Mike: “City of Rocks” on the three-day off-road trip from San Pedro de Atacama Chile to Uyuni, Bolivia. When you book your overland trip, confirm that you will be stopping at this little promoted location, which was by far the most amazing part of the entire trip for me (and that is saying a lot, as the rest of the journey was ludicrously beautiful).
Anne: Room #3 at Hostel Oriental, Ilha Grande, Brazil. After climbing up two sets of ladders in this towering shanty structure, you arrive to this three “walled” room made of a rock face, a curtain, stacks of surfboards, and the forth is replaced by an open air view across the mountainous flower-covered island out to the turquoise sea.
Y.) Years spent traveling
Both: Travel has been a constant throughout our lives. As many of you know, we are on a 675-day honeymoon around the world. We started in January of 2012 and told our families (and renters) we’d be back to the U.S. in July of 2013…no promises.
Z.) Zealous sports fans
Both: Futbol in Rio de Janiero. We had just watched the first half of the Flamengo vs. Resende soccer match and with the score tied 0-0, we decided to go to the roof deck for dinner. About a half an hour later, having nearly forgotten about the game, we heard … GGOOOOOOAAAAAAALLLLLLLL!!!!!!! … in perfect Brazilian stereo from hundreds of open windows glowing across the hillside of Santa Teresa. All of Rio stopped to cheer for their team. Moments like that make you realize, even in a country as diverse as Brazil, how unifying a sport can be.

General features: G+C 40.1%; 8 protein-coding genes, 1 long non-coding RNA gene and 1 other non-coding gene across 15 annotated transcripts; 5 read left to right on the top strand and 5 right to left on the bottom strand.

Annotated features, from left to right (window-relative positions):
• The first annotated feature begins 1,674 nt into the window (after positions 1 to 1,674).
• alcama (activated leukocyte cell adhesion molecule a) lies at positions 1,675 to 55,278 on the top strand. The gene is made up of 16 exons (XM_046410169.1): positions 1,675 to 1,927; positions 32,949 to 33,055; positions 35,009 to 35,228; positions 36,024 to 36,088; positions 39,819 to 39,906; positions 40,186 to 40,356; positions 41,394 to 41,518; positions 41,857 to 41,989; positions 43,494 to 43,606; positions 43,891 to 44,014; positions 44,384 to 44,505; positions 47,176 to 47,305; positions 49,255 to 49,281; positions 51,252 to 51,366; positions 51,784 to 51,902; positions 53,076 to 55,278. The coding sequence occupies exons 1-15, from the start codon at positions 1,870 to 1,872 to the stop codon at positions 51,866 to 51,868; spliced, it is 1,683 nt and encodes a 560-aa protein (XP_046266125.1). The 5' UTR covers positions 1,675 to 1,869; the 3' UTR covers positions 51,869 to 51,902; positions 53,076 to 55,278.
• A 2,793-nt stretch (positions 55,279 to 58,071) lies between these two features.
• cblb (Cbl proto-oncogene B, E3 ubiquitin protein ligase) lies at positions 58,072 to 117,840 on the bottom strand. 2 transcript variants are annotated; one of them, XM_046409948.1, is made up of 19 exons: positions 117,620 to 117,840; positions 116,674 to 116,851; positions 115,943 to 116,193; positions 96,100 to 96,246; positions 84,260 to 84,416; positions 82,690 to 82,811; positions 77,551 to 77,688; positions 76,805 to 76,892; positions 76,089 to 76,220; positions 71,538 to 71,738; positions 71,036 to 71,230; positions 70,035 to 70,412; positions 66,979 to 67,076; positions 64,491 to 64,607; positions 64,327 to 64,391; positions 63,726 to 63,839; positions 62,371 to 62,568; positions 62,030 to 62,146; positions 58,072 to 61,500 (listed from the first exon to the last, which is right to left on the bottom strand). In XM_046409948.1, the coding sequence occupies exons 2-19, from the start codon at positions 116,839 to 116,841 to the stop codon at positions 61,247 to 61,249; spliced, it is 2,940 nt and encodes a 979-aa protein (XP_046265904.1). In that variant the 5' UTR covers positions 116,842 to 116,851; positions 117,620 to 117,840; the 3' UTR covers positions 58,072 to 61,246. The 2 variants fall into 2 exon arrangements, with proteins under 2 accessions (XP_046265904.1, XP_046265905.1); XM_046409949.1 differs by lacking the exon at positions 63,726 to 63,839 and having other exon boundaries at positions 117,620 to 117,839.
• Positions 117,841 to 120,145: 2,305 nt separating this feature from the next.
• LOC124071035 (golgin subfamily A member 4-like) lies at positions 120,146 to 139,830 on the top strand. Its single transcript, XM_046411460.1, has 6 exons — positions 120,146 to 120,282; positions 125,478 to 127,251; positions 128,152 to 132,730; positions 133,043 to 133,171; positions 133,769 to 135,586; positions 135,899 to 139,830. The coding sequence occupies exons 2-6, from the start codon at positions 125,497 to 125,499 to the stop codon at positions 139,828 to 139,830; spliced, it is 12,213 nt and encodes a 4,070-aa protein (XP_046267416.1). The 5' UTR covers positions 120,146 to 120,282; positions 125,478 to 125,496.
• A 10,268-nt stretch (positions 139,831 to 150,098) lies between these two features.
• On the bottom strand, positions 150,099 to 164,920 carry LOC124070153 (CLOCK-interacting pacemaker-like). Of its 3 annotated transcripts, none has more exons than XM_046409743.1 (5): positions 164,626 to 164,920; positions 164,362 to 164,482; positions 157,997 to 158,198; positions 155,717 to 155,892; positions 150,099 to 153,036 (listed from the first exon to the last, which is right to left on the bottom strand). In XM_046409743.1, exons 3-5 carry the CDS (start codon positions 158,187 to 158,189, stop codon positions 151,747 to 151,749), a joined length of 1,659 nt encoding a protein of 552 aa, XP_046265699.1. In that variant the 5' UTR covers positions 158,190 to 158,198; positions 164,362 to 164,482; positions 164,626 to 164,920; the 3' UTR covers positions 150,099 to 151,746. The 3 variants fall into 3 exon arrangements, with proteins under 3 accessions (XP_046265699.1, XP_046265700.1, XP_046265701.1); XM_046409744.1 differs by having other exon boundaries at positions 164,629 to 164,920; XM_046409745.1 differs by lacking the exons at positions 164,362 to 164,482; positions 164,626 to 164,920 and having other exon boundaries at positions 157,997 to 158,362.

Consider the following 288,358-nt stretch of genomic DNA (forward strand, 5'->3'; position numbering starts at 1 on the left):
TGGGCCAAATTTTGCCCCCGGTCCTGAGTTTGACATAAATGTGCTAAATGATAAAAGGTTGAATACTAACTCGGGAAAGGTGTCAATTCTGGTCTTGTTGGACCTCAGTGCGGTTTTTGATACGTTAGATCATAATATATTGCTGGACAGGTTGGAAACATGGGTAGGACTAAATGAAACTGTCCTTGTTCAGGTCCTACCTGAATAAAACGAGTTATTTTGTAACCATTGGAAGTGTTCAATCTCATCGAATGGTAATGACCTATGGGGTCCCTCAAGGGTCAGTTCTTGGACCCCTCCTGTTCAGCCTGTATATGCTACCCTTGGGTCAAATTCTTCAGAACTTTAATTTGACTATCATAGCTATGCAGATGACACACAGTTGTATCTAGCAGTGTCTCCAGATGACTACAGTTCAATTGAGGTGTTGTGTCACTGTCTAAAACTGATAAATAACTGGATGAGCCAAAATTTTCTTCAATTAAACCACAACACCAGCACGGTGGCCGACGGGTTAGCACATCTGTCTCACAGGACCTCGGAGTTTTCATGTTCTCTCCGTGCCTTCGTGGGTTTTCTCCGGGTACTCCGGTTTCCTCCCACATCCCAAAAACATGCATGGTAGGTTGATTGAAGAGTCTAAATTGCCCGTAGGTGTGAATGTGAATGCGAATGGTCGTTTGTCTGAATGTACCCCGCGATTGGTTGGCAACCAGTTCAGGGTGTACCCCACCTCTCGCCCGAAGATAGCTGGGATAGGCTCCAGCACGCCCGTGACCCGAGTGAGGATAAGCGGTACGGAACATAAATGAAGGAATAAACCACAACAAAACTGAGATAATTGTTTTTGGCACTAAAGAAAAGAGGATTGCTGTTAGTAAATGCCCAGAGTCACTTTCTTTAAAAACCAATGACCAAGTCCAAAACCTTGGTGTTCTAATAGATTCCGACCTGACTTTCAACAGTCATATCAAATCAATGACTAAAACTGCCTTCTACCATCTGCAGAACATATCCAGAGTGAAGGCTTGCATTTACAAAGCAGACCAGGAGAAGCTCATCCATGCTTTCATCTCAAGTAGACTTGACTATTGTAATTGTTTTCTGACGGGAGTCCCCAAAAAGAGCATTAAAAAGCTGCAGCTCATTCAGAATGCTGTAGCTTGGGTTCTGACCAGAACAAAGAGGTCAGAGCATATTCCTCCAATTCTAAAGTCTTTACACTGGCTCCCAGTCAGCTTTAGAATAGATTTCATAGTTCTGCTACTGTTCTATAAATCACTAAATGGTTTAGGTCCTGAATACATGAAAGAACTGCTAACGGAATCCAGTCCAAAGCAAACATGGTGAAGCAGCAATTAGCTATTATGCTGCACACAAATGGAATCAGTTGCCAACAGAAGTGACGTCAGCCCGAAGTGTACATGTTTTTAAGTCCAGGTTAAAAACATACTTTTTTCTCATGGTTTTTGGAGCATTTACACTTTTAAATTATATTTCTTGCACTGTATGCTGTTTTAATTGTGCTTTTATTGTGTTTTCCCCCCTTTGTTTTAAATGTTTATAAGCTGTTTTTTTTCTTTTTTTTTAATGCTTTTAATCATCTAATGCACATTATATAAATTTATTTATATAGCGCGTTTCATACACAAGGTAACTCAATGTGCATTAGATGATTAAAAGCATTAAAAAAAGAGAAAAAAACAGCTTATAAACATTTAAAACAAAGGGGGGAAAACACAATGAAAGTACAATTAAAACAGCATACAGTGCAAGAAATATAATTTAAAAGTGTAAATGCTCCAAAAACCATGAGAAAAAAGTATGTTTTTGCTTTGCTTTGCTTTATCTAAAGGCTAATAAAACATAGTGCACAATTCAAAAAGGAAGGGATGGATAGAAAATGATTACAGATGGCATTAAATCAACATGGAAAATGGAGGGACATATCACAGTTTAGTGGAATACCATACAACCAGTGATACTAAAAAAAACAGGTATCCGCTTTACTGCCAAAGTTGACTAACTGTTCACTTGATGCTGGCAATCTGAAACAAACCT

There you have it! From A-Z, those are some highlights from our eight months traveling from South America to Africa mixed with a few tidbits from our 30+ years on this earth. We hope some of the stories and photos above make you want to step out of the office and onto the open road!
Now it’s our turn to tag a few great travelers for future ABCs of Travel interviews! Up next?….drum roll….
– @Positiveworldtravel. The Australian couple Ant and Elise who traded their mortgage savings for the valuable life experience of traveling the world…indefinitely.
– @2Travelaholics . A pair of newlyweds from the States who just started their RTW this summer. Is there a better way to use those wedding checks?
– @2People1Life. A couple on a two-year wedding journey, seeking the most intriguing places with the most inspiring traditions to exchange their vows and ultimately find their perfect place to permanently tie the knot.
– @RTWsomanyplaces – Kim Dinan. An amazing traveler who is going to drive the length of India in a three-wheeled rickshaw with two other people that she has never met before. Talk about going for it!
TAG — You’re it!!!